“What you want for lunch today? We got a roast beef or some a this chicken pie left over . . .” I lean in the refrigerator. I’ve got to make a decision about Leroy, tell him how it is. Either you quit beating on me, or I’m gone. And I’m not taking the kids either. Which ain’t true, about the kids, but that ought to scare him more than anything.
“I don’t want anything.” Miss Celia stands up, slips off one red high heel, then the other. She stretches her back, still staring out the window at that tree. She cracks her knuckles. And then she walks out the back door.
I see her on the other side of the glass and then I see the axe. I get a little spooked because nobody likes to see a crazy lady with an axe in her hand. She swings it hard through the air, like a bat. A practice chop.
“Lady, you done lost it this time.” The rain is pouring down all over Miss Celia, but she doesn’t care. She starts chopping at that tree. Leaves are sprinkling down all over her, sticking in her hair.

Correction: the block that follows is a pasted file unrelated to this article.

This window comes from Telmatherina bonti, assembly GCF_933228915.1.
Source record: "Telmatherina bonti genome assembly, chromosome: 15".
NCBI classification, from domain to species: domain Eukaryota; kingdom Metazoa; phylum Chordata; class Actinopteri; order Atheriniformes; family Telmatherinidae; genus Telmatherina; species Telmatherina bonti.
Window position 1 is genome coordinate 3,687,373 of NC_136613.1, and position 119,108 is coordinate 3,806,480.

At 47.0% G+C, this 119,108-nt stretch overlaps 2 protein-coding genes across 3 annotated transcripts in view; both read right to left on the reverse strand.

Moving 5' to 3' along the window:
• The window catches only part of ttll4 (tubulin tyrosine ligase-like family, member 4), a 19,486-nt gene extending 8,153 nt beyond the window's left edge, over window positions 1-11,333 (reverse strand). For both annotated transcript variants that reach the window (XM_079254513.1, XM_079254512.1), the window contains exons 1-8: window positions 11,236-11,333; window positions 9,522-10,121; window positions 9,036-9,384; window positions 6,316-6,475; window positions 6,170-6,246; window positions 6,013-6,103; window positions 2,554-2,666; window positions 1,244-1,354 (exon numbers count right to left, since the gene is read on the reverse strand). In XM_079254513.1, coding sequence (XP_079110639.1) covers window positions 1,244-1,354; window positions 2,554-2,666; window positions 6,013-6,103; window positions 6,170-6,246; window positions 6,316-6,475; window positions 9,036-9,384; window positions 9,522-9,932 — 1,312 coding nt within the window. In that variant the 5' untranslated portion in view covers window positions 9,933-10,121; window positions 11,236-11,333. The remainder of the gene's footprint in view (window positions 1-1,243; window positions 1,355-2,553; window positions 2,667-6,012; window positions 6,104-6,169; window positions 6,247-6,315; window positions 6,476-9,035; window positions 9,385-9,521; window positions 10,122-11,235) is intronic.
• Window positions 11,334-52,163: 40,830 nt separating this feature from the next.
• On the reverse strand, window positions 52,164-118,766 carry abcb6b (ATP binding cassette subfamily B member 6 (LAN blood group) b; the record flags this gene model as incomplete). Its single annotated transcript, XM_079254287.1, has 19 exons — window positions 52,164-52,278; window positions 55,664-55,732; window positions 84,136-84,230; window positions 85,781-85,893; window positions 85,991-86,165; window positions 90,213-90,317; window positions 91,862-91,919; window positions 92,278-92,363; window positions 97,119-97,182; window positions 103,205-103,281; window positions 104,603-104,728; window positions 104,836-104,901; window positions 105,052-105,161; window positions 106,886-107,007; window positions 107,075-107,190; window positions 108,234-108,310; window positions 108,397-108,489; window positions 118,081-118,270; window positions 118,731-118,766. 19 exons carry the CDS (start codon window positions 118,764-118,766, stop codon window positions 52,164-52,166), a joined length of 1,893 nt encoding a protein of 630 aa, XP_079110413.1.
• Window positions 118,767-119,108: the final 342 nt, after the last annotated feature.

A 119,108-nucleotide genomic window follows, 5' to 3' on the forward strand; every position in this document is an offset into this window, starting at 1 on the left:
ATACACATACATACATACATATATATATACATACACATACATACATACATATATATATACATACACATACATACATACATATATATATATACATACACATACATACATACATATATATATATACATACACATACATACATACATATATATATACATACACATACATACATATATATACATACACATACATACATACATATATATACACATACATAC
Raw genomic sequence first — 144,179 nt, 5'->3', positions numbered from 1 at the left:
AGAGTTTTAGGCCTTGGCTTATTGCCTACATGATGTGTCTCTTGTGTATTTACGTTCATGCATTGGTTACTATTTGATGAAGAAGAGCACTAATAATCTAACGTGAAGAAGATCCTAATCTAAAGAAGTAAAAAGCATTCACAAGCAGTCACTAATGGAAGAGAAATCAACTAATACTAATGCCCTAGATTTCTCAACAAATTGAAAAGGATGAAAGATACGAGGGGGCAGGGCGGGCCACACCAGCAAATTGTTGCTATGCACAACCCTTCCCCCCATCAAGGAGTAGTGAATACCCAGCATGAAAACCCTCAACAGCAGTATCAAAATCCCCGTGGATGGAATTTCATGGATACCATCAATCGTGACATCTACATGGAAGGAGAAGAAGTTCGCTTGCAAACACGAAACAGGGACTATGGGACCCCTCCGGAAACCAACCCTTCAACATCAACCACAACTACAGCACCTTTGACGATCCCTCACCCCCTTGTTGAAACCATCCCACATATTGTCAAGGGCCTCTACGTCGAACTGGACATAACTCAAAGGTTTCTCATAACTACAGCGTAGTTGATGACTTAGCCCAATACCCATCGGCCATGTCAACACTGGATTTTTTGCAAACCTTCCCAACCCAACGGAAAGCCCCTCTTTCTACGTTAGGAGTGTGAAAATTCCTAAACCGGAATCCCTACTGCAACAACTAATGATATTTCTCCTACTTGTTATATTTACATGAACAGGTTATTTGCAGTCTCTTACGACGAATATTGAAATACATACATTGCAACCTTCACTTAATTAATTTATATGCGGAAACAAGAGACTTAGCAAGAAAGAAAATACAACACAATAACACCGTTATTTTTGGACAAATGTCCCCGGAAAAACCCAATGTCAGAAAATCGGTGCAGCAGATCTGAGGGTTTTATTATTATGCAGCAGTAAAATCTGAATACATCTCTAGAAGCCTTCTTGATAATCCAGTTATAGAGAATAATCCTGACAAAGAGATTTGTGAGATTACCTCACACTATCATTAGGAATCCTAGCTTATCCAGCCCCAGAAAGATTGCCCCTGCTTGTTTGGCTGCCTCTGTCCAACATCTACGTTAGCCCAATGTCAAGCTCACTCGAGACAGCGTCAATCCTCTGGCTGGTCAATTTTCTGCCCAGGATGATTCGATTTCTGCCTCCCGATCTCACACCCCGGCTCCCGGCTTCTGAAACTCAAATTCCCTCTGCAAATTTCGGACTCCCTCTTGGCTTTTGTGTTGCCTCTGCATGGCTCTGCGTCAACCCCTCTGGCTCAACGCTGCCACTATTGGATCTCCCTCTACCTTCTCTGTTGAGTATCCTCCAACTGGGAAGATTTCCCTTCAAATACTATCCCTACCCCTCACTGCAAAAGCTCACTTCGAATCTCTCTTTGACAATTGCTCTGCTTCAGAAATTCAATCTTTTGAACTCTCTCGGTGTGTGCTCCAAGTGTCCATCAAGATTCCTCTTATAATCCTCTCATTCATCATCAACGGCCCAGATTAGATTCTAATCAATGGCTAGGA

I set the platter of roast beef down on the kitchen table and watch, hoping this doesn’t turn into something. She bunches her mouth up, wipes the rain from her eyes. Instead of getting tired, every chop comes a little harder.
“Miss Celia, come on out the rain,” I holler.
But she’s nothing doing. She’s made it halfway through that trunk and the tree’s starting to sway a little, drunk as my daddy. Finally I just plop down in the chair where Miss Celia was reading, wait for her to finish the job. I shake my head and look down at the newspaper. That’s when I see Miss Hilly’s note tucked underneath it and Miss Celia’s check for two hundred dollars. I look a little closer. Along the bottom of the check, in the little space for the notes, Miss Celia’s written the words in pretty cursive handwriting: For Two-Slice Hilly.
I hear a groan and see the tree crash to the ground. Leaves and dead fronds fly through the air, sticking all over her Butterbatch.